Odysseus must travel the known and unknown world before he can return home to his beloved island kingdom of Ithaca. What does this ancient story say to readers today? In this program, Odysseus's story is given ancient and modern historical and philosophical context, and illustrated with centuries of art. Featured are theater director Mary Zimmerman, actor-director Tim Blake-Nelson, and psychologist/author Jonathan Shay.
Unit 4 The Bacchae
The city of Thebes is torn apart by the conflicting demands of reason and religion, as the disguised god Dionysus returns to his home town demanding to be worshipped. Opposing him is the young king Pentheus, who is doomed to suffer the ultimate punishment for his disbelief. Featured speakers include world-renowned playwright/author Wole Soyinka, actor Alan Cumming, and Daniel Mendelsohn of Bard College.
Unit 5 The Bhagavad Gita
This epic tale of the warrior-prince Arjuna confronting a life-or-death dilemma during civil war presents a unique and powerful philosophy of duty, discipline, and serving a higher purpose. Beautiful illustrations connect the story with its rich history and culture. Featured speakers include Sheldon Pollock, Professor of Sanskrit Studies and acclaimed composer Philip Glass.
Unit 6 The Tale of Genji
This portrait of court life in medieval Japan follows the life and exploits of the great Genji. Written by Murasaki Shikibu, a lady of the Japanese court, it provides an insider's view of Japanese court life, the official and behind the screen. Art, clothing, music from the time of the novel illustrate the obserations of authors Jane Smiley and Chiori Miyagawa, among others.
Unit 7 Journey to the West
The powerful and mischievous Stone Monkey King brings chaos to heaven and earth. Freed from a mountain prison in order to guard a Chinese monk on his journey to retrieve the Buddhist scriptures from India, Monkey seeks his own spiritual transformation. Modern performance, contemporary art, and Buddhist philosophers provide a rich context to the ancient tale. Featured cast members include playwright David Henry Huang, storyteller Diane Wolkstein, and translator Professor Anthony Yu.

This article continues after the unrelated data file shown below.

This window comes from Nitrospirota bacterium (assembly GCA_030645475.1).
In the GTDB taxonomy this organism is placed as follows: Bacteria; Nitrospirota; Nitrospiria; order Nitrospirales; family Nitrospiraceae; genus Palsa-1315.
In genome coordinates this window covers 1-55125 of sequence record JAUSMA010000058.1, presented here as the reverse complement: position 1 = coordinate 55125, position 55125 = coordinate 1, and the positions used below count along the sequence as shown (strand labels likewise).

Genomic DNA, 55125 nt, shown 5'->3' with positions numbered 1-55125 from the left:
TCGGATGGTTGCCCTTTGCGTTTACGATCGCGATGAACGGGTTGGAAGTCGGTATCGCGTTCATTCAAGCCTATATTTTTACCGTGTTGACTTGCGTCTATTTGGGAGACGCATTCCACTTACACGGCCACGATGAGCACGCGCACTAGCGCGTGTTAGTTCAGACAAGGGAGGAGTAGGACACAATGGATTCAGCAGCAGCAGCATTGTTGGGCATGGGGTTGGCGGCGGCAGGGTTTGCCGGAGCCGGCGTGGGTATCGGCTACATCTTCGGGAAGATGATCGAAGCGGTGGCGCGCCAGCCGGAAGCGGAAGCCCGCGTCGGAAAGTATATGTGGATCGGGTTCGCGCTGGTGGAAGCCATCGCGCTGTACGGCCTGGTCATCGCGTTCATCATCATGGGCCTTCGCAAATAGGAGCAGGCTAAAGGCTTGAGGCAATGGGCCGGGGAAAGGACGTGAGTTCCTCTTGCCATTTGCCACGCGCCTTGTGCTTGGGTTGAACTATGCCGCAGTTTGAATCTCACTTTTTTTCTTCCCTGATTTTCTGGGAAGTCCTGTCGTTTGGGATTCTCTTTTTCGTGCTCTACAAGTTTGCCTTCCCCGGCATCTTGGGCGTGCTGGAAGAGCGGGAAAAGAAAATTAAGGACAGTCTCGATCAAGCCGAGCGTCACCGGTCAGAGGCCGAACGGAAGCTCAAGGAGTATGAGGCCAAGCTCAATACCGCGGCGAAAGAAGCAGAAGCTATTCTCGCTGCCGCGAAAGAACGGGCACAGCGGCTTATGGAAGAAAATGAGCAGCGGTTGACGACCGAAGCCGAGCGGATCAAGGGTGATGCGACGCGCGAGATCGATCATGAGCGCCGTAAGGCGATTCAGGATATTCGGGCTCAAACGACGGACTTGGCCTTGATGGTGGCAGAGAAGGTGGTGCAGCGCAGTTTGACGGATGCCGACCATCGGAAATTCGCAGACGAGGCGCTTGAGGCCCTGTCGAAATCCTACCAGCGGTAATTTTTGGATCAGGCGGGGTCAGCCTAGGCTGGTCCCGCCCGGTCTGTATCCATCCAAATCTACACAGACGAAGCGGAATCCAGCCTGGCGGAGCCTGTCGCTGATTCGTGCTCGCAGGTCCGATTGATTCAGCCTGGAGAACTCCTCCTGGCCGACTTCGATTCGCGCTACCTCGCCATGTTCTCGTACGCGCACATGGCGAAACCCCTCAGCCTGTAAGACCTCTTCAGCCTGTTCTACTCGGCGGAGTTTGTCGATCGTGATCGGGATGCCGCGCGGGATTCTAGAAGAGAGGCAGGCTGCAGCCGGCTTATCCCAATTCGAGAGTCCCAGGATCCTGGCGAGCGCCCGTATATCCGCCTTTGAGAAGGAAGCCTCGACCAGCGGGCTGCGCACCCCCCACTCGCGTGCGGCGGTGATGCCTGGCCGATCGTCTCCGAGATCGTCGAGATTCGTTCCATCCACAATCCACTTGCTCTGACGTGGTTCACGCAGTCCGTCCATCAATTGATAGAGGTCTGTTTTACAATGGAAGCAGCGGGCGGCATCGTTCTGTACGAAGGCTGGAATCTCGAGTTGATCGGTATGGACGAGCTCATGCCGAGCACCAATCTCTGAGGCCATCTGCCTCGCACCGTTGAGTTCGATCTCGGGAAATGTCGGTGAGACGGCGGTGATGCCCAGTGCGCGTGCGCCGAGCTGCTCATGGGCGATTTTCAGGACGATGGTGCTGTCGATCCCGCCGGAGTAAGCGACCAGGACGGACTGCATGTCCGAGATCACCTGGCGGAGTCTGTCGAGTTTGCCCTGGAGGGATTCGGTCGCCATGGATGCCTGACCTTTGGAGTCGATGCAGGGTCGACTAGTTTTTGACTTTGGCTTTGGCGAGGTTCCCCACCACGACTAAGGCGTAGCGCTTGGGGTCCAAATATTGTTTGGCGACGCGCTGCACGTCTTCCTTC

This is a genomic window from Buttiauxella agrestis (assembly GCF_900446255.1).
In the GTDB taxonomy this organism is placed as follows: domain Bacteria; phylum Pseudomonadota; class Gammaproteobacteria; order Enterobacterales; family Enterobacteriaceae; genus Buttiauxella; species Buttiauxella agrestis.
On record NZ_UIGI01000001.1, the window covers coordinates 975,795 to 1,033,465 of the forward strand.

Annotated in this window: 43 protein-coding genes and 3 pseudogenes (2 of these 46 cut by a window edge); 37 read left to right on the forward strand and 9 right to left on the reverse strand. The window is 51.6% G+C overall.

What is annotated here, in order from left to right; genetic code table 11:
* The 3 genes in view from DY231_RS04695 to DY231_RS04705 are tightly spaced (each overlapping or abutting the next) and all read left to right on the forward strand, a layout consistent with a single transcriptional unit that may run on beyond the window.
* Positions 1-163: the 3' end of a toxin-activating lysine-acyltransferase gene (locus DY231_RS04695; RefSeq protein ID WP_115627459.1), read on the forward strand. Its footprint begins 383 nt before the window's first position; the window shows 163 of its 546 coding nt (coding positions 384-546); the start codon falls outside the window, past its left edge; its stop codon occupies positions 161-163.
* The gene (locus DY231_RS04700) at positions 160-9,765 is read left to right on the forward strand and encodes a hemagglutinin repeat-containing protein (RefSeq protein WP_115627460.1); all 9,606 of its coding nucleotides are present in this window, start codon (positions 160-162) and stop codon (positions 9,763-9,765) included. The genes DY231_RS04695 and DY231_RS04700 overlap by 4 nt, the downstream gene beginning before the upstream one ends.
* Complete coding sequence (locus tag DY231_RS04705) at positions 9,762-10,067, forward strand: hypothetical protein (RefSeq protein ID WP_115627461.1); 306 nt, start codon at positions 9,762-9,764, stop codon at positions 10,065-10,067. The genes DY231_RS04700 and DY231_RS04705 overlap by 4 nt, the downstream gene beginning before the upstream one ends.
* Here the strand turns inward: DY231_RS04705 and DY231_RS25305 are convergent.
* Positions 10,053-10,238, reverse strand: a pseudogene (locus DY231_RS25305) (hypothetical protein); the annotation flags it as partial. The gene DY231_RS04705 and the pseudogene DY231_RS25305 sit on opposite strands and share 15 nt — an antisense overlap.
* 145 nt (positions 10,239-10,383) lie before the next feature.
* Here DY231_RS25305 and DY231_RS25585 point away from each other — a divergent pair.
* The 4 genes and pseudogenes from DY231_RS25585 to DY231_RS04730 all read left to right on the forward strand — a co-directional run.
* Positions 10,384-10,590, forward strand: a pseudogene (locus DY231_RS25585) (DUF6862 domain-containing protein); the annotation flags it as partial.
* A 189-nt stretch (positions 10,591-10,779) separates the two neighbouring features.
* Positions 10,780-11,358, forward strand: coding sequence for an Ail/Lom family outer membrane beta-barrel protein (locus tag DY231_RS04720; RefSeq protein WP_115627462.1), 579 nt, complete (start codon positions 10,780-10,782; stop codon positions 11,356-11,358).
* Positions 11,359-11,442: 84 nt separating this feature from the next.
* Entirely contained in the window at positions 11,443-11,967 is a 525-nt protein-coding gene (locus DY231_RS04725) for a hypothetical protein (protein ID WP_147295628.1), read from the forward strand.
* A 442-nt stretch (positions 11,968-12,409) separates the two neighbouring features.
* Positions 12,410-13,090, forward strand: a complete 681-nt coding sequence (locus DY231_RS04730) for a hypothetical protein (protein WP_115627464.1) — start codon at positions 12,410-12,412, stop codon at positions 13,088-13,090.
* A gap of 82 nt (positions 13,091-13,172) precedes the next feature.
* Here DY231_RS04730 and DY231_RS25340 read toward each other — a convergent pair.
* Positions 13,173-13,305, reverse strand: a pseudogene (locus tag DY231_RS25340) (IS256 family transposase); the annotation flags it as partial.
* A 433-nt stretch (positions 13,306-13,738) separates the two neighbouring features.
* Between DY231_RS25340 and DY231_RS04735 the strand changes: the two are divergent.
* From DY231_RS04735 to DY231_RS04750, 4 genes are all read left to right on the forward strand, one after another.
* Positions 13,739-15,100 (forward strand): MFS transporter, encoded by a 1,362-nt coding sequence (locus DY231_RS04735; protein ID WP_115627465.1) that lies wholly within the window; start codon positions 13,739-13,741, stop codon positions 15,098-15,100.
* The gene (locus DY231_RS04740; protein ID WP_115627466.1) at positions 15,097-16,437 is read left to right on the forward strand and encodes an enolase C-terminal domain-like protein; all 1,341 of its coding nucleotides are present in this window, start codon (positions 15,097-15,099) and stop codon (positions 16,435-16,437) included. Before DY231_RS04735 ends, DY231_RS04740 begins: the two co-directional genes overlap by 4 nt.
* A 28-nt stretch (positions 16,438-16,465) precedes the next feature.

Unit 8 Popol Vuh
The Mayan book of creation, the dawn of life, and the glories of gods and kings. This magnificent epic was saved from destruction at the hands of the Spanish by Quiché chroniclers. Once repressed, the story is now interwoven with the history of today's Mayan people. Featured speakers include archaeologist Richard Hanson, humorist Mo Rocca, and Guatemalan artist Shuni Giron.
Unit 9 Candide
A satirical novel following the travails of Candide, a hopeless optimist whose faith in his tutor's mantra that his is "the best of all possible worlds" is tested beyond all limits. Voltaire's challenge to the aristocracy of his day proves refreshingly amusing and biting today. Original illustrations, songs, and comic book figures plumb the depths of this satire. Featured speakers include director Harold Ramis, actress Kristin Chenoweth, and cartoonist Chris Ware.
Unit 10 Things Fall Apart
In this foundational modern African novel, Chinua Achebe's story follows the lives of people trying to understand which belief systems deserve their loyalty. The protagonist, Okonkwo is a tribal leader who battles neighboring villages, the English, and his own demons in early colonial Nigeria. The perspectives of readers from around the world reveal the novel's universal themes. Cast members include playwright and professor Tess Onwueme and theater director Chuck Mike.
Unit 11 One Hundred Years of Solitude
Gabriel García Márquez's multigenerational saga of the Buendía family in the isolated town of Macondo inaugurated the boom in Latin American literature in the 1970s and marked the beginning of magical realism. Writer Sandra Cisneros and scholar of Latin American literature, Ilan Stavans lend their thoughts and voices to the discussion of this epic novel.
Unit 12 The God of Small Things
Fraternal twins Rahel and Estha struggle to reclaim their lives after their childhood is destroyed by tragic circumstances. As past and present merge in this narrative of Indian society and politics, the many layers of the caste system are mirrored in the poetic and inventive language of the author. Featured speakers include Simon Gikandi of Princeton University, author Evelyn Ch'ien.
Unit 13 The Thousand and One Nights
Shahrazad must hold the interest of her despotic husband the sultan with nightly tales, lest she lose her life in the morning. This wellspring of storytelling, circulating from medieval Persia to Egypt to Iraq, like its wily raconteur lives on in many modern adaptations. Art, performance, and film images are employed to show the collection's broad span of influence. Featured speakers include Marin Alsop, musical director of the Baltimore Symphony Orchestra and Aly Jetha and Shabnam Rezai, co-producers of the 1001 Nights animated series.